Some basic data on the hit rate of the Spamhaus DBL here

May 19, 2016

After my previous exploration of the Spamhaus DBL, I wound up adding it as another DNS blocklist in our overall spam filtering setup. Because we don't have a mandate for it, none of our DNS blocklists apply to all email, only to email for people who have opted in to some amount of server side spam filtering. Because the DBL applies on a per-recipient basis, the comparison I'm going to use here is against the overall recipient count (not the overall message count). I'm also going to use the past nine days, so I can sort of compare this to my estimated hit rate.

So, over the past nine days, we have had:

  • 106,837 accepted MAIL FROMs and 106,835 accepted RCPT TOs, which means that almost all of our accepted messages have been delivered to a single destination address.

  • 29,194 accepted RCPT TOs for IPs listed in one of the Spamhaus DNSBLs. Since these were accepted, these are recipients who have not opted into any amount of our server-side spam filtering.
  • 7,685 accepted RCPT TOs for domains listed in the DBL. A quick check suggests that about 6,390 of these came from IP addresses that were in the Spamhaus DNSBLs.

  • 13,020 RCPT TOs that were rejected because the sender IP was in one of the Spamhaus DNSBLs. This is checked before the DBL.
  • Only 346 RCPT TOs that were rejected because the sender domain was in the DBL.

On the one hand, this doesn't look too great for the DBL; despite my initial estimate, we aren't getting many rejections from checking the DBL. On the other hand, when I look at the source addresses of those rejections, something jumps out right away: just over half of them come from one system.

Specifically, over half of them come from the mail server for another (sub)domain on campus, one where a number of our users have accounts and forward (all of) their email from that system to us. What we've effectively done with the DBL is to add an additional SMTP-time defense to reject forwarded spam. In fact there are a number of 'forwarded from another campus mail system' DBL rejections in the past nine days from other sources.

My personal view is that these rejections are valuable ones (partly because I've observed our commercial anti-spam system not doing so well with forwarded spam in the past). So on the whole I'm happy with what the DBL is doing here, and also happy that now I have better numbers on what it could be doing if more people opted in to server-side spam filtering.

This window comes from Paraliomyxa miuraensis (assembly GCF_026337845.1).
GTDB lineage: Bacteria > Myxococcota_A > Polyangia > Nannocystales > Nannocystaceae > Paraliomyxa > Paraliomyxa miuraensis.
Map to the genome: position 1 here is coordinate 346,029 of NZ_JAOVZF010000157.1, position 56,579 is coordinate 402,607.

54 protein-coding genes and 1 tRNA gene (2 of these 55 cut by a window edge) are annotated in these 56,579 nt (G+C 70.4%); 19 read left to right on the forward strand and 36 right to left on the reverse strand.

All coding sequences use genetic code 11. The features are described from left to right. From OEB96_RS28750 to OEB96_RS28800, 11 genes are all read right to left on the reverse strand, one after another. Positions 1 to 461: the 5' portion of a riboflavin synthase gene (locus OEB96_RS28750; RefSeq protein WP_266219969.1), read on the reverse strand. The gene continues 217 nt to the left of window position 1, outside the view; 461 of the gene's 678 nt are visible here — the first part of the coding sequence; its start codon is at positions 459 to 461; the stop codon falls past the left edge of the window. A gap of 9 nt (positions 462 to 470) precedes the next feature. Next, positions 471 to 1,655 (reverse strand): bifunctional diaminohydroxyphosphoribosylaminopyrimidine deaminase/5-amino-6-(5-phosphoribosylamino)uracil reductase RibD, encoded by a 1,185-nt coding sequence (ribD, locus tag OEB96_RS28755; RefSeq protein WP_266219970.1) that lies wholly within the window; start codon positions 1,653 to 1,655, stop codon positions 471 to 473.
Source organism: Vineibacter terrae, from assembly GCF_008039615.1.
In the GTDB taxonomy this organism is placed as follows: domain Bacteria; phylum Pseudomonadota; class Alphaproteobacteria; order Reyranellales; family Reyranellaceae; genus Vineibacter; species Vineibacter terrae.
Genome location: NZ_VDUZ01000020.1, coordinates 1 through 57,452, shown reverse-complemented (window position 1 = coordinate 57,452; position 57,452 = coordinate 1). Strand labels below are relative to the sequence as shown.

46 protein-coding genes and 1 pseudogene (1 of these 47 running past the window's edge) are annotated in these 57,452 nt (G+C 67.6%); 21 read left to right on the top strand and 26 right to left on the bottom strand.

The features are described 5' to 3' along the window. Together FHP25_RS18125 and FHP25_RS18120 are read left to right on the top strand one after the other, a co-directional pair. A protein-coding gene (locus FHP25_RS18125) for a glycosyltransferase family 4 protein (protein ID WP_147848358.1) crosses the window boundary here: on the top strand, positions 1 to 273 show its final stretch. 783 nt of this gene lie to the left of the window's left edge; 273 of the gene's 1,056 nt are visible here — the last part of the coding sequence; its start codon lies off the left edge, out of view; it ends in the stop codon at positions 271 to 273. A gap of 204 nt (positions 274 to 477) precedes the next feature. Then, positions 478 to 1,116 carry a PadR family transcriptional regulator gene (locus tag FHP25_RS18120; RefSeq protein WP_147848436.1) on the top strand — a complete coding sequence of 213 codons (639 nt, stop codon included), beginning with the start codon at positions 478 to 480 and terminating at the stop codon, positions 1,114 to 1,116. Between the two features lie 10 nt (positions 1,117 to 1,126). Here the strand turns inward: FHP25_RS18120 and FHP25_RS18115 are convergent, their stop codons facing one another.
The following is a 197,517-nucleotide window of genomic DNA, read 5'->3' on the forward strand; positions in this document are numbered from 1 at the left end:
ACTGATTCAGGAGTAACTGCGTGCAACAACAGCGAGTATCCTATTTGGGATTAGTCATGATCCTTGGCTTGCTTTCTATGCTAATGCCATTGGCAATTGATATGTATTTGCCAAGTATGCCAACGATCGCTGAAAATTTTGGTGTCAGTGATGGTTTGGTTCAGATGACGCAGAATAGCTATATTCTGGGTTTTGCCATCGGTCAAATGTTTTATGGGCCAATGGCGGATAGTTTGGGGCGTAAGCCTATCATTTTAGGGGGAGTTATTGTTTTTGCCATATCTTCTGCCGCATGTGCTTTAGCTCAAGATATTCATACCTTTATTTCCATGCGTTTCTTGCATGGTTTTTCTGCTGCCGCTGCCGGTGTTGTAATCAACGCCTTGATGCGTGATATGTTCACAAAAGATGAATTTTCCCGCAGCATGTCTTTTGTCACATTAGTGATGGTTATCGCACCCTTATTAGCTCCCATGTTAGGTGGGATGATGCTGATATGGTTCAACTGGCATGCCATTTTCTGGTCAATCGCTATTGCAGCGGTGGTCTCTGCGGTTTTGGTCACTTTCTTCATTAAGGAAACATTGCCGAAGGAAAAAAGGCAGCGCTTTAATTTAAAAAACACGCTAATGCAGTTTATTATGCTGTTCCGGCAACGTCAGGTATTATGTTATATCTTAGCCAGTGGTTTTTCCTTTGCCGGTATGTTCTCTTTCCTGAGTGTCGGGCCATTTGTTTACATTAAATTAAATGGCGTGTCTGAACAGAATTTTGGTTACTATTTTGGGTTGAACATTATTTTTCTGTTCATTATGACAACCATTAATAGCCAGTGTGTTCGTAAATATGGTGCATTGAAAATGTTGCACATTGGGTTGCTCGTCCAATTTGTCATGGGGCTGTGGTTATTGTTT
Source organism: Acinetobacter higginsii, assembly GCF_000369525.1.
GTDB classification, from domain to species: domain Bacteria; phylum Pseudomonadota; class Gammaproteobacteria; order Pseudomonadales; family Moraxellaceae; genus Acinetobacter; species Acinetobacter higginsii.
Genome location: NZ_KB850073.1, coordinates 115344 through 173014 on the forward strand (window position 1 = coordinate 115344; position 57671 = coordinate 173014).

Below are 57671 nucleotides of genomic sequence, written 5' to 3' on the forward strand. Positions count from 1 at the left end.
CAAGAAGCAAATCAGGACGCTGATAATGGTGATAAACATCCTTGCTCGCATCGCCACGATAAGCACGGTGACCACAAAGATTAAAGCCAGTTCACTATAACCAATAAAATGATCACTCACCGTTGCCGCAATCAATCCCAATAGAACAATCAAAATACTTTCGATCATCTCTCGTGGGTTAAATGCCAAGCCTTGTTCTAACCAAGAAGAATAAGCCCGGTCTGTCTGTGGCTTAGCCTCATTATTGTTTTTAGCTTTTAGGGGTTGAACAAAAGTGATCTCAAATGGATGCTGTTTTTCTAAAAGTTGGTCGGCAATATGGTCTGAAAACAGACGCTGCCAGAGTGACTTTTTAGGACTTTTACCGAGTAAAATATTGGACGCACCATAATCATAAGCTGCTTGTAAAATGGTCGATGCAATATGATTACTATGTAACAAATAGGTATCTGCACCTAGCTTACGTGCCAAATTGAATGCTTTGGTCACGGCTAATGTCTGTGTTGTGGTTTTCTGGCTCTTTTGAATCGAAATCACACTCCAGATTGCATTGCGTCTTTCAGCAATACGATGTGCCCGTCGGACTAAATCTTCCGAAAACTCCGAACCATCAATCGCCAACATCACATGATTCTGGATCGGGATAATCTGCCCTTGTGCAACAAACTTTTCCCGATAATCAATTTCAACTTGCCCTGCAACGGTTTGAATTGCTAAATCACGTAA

(Despite my bright words here, I'm also disappointed that adding the DBL isn't rejecting more messages. I guess this is partly down to how a lot of spam with DBL domains comes from IPs that are already blocked on their own. Note that we're using the DBL in its most basic and limited mode, where we check it against the MAIL FROM domain; you're really supposed to use it to check domains mentioned in the body of email messages.)

Comments on this page:

By David at 2016-05-20 23:39:34:

My observation is Spamhaus staff applies the DBL with the intent that it supplement the Zen IP block list, not as a replacement or altertative. Presently Spamhaus is not attempting to make the DBL comprehensive and DBL does not intersect/overlap Zen significantly.

In particular they use the DBL where it works against a spammer that changes IPs, but doesn't bother to to change envelope sender or even reuses the rDNS domain names on multiple IP addresses. The stupider end of the spammer spectrum, miscreants who are not much effective in the first place.

I think of the DBL as aspirational preparedness. At some point in the mist enshrouded future IPv6 will become important. A speculative guess is when it costs roughly $70 to purchase one IPv4 address (current market is around $13). With IPv6 the DBL will become the only way to block-list spam origins aside from my favored Draconian method: black-listing entire autonomous systems with the help of CYMRU and applying a handful rDNS and CIDR exceptions. I watch the logs for false positives and find chasing the rare bounced ham (5-10 per year) far more satisfying than accepting and sorting through 20-30 post-DNSBL spam messages each day (500-1000 attempted deliveries per day before the DNSBLs). I despise content filters, none of them work--even Google's is terrible.

Have you tried the Barracuda and Hostkarma DNSBLs? The two combined catch an additional 50% over Zen and I've never seen either generate a false-positive. Barracuda in particular lists more aggressively and is willing to punish lower volume relays that fail to mitigate spammer exploitations. Spamhaus refuses to list "legit" relays even if the ham-to-spam ratio is 1% or lower.

Hostkarma has a RHSBL "" that catches a bit more than Spamhaus DBL.

Written on 19 May 2016.
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